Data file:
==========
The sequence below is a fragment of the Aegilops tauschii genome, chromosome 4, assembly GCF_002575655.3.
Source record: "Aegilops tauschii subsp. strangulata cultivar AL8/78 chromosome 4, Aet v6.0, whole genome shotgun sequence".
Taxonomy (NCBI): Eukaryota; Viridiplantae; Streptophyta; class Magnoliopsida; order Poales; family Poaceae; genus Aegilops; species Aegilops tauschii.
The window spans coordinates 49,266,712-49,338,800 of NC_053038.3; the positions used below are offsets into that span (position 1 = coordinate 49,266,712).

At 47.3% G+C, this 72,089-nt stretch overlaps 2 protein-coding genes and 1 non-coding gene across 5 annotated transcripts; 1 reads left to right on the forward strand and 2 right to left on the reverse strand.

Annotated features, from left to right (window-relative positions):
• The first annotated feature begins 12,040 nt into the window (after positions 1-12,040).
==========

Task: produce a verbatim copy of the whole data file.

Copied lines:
The sequence below is a fragment of the Aegilops tauschii genome, chromosome 4, assembly GCF_002575655.3.
Source record: "Aegilops tauschii subsp. strangulata cultivar AL8/78 chromosome 4, Aet v6.0, whole genome shotgun sequence".
Taxonomy (NCBI): Eukaryota; Viridiplantae; Streptophyta; class Magnoliopsida; order Poales; family Poaceae; genus Aegilops; species Aegilops tauschii.
The window spans coordinates 49,266,712-49,338,800 of NC_053038.3; the positions used below are offsets into that span (position 1 = coordinate 49,266,712).

At 47.3% G+C, this 72,089-nt stretch overlaps 2 protein-coding genes and 1 non-coding gene across 5 annotated transcripts; 1 reads left to right on the forward strand and 2 right to left on the reverse strand.

Annotated features, from left to right (window-relative positions):
• The first annotated feature begins 12,040 nt into the window (after positions 1-12,040).